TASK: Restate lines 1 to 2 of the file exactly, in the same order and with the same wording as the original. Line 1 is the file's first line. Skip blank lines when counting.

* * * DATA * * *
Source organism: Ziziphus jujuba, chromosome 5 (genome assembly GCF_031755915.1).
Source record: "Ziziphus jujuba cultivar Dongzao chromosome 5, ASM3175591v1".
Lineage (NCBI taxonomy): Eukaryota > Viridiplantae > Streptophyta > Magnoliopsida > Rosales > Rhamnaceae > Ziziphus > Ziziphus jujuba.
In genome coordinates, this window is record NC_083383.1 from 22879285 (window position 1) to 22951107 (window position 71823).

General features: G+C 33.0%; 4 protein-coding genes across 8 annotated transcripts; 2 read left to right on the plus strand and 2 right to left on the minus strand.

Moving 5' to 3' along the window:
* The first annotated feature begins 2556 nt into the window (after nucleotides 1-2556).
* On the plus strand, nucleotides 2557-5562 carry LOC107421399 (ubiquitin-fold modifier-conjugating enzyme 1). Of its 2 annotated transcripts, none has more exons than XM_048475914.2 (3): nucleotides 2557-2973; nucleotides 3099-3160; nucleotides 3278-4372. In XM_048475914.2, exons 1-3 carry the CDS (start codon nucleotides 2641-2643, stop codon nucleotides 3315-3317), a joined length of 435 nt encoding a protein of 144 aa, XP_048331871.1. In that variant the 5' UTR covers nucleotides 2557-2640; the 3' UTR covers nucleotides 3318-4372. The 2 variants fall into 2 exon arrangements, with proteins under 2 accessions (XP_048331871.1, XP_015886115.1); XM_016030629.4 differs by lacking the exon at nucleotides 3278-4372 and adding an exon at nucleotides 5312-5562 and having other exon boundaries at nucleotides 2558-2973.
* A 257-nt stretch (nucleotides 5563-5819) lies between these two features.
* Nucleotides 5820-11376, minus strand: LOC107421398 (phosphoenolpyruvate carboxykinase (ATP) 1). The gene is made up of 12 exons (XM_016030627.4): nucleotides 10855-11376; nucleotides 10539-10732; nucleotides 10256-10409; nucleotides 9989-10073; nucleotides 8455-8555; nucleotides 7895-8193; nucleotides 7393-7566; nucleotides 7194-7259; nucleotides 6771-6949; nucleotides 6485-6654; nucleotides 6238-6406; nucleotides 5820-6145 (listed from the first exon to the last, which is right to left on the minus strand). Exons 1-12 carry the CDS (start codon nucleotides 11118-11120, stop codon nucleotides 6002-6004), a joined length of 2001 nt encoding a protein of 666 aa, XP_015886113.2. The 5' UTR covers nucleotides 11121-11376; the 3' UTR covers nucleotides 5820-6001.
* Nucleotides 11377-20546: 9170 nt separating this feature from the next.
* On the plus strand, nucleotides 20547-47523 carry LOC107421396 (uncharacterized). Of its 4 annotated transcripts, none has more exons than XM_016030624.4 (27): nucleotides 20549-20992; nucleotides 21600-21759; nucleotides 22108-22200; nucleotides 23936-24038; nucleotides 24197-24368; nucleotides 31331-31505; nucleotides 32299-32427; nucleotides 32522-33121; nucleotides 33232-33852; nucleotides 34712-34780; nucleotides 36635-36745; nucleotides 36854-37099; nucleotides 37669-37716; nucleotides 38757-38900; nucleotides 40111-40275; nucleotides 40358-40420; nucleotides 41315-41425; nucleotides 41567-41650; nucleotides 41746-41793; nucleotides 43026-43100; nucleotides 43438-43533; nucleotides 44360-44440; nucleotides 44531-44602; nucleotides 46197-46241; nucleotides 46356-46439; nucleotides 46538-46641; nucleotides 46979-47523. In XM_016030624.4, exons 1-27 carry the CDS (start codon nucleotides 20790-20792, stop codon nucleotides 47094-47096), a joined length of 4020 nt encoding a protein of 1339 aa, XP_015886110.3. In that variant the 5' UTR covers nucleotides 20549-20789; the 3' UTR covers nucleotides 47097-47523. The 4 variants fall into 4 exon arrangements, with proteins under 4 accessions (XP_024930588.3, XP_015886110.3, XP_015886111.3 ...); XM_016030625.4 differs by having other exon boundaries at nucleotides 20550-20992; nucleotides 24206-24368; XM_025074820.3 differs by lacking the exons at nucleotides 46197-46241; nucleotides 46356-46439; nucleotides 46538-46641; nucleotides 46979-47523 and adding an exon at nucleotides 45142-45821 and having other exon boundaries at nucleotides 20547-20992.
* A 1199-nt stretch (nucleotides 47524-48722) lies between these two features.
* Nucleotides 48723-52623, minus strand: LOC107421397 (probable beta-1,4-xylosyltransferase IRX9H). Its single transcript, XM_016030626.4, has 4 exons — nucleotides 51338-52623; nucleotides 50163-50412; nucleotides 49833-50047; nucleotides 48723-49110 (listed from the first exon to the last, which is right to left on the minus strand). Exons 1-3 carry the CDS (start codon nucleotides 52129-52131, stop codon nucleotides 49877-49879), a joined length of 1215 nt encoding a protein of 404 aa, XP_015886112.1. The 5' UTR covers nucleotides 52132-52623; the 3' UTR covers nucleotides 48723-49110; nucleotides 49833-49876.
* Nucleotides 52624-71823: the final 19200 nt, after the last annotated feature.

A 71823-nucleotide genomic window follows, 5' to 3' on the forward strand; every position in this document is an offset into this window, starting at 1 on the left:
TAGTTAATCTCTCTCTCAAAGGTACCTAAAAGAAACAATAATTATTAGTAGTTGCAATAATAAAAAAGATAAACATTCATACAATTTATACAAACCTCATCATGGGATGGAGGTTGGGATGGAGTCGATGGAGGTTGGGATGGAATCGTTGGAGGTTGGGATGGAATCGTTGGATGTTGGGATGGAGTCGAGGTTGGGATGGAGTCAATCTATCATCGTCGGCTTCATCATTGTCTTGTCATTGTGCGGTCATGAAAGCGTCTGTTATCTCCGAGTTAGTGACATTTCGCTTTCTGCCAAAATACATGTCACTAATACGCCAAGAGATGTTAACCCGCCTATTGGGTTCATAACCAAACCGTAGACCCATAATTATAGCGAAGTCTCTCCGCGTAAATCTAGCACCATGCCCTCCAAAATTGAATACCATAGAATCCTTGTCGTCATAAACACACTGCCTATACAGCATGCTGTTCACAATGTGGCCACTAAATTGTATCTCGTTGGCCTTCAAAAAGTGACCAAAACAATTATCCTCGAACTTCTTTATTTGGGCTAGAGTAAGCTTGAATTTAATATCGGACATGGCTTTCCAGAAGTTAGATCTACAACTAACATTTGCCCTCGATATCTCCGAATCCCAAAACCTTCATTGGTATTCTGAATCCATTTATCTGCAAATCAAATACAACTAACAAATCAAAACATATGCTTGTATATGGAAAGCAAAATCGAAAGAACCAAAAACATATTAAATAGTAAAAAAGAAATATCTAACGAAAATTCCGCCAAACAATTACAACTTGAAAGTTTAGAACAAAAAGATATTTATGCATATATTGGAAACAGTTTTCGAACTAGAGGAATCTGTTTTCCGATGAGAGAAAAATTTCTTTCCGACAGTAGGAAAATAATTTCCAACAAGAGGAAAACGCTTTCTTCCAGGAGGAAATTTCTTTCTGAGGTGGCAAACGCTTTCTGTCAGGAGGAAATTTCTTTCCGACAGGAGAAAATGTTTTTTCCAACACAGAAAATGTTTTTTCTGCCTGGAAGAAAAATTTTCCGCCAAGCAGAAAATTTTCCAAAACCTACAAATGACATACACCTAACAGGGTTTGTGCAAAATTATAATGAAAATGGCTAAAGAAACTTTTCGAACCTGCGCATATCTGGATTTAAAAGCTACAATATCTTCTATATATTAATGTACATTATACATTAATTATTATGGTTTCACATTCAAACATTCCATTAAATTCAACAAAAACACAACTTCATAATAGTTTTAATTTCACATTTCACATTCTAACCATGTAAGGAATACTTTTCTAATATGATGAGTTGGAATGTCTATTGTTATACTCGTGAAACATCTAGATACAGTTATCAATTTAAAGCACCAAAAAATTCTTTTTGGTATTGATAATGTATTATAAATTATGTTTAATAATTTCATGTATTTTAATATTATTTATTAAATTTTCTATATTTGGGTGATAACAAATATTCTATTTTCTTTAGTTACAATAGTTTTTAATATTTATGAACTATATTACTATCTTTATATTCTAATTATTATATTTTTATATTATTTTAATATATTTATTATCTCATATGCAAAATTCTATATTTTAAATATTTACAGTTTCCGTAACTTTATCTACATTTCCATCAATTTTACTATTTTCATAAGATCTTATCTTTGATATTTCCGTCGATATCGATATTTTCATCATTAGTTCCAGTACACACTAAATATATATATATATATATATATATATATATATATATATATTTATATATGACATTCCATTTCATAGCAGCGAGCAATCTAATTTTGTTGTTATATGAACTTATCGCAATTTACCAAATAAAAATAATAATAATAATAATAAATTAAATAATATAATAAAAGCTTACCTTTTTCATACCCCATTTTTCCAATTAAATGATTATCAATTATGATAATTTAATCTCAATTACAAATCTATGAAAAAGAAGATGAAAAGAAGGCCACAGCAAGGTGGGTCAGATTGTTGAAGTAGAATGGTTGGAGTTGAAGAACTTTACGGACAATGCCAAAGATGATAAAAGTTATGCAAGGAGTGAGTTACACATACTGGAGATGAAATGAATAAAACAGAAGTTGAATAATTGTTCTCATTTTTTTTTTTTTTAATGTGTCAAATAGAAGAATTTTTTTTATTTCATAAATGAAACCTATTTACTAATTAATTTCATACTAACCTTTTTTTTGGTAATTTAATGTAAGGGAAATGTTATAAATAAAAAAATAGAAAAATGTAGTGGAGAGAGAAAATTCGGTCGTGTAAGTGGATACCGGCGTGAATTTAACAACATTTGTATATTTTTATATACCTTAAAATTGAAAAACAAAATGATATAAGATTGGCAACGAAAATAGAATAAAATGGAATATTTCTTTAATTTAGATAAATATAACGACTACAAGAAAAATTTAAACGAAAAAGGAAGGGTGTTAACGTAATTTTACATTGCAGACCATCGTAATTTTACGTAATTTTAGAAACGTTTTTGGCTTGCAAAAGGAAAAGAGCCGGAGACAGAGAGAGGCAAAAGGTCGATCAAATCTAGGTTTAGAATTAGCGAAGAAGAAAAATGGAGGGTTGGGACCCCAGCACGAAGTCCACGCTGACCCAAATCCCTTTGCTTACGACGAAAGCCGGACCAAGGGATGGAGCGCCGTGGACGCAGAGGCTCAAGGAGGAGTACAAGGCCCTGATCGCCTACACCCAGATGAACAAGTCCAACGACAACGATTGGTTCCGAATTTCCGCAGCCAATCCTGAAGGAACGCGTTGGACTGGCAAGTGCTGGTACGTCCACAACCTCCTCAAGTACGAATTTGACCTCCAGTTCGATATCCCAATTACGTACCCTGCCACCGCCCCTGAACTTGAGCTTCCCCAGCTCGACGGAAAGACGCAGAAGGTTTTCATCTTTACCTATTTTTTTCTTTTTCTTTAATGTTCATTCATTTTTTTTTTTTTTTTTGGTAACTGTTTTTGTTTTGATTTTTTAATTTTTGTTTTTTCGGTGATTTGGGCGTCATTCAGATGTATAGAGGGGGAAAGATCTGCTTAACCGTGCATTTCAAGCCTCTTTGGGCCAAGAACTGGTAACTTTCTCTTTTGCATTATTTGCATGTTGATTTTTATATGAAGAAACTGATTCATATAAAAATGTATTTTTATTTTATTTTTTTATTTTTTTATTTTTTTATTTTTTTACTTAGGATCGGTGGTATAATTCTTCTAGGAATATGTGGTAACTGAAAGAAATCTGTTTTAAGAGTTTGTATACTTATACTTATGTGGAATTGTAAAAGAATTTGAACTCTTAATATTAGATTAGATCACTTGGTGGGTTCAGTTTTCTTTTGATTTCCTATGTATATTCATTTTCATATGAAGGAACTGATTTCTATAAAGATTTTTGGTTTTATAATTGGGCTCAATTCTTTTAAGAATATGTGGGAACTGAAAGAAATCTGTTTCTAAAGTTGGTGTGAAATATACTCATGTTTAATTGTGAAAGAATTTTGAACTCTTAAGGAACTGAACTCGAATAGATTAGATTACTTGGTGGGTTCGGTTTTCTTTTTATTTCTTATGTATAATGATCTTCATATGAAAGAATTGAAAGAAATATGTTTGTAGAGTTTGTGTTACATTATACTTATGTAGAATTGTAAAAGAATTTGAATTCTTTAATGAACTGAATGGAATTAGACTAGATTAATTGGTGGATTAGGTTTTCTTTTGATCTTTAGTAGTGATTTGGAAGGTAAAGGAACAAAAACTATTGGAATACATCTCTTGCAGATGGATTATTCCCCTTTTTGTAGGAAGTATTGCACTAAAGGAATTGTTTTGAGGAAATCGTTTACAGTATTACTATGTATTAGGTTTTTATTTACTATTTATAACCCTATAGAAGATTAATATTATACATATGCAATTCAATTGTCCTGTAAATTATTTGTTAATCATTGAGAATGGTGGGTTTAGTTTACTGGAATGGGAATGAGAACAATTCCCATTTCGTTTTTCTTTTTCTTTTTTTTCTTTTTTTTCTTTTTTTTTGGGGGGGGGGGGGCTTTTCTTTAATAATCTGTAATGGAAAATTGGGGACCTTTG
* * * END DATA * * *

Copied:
Source organism: Ziziphus jujuba, chromosome 5 (genome assembly GCF_031755915.1).
Source record: "Ziziphus jujuba cultivar Dongzao chromosome 5, ASM3175591v1".